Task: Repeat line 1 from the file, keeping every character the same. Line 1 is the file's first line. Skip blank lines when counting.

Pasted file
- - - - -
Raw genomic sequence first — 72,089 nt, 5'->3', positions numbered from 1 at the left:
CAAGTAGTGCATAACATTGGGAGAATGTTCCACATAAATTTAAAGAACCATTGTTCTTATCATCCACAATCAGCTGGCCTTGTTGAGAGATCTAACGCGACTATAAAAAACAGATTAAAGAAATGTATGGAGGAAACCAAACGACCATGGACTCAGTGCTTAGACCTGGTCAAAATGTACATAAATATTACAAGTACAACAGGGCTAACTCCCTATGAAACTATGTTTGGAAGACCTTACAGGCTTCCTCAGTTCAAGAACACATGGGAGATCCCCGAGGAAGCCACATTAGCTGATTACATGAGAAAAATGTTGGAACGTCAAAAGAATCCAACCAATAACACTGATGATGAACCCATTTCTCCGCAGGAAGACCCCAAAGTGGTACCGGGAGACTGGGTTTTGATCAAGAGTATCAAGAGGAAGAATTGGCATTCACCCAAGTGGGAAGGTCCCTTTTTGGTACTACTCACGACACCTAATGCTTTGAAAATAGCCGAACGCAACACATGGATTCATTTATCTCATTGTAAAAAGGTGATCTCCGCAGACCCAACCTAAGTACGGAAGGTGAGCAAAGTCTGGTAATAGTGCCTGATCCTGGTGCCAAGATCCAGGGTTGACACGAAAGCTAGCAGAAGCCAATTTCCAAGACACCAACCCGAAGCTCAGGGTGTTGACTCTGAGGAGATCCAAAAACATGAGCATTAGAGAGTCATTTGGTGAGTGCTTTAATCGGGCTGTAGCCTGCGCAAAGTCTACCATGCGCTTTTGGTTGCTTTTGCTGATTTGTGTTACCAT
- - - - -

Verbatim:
Raw genomic sequence first — 72,089 nt, 5'->3', positions numbered from 1 at the left: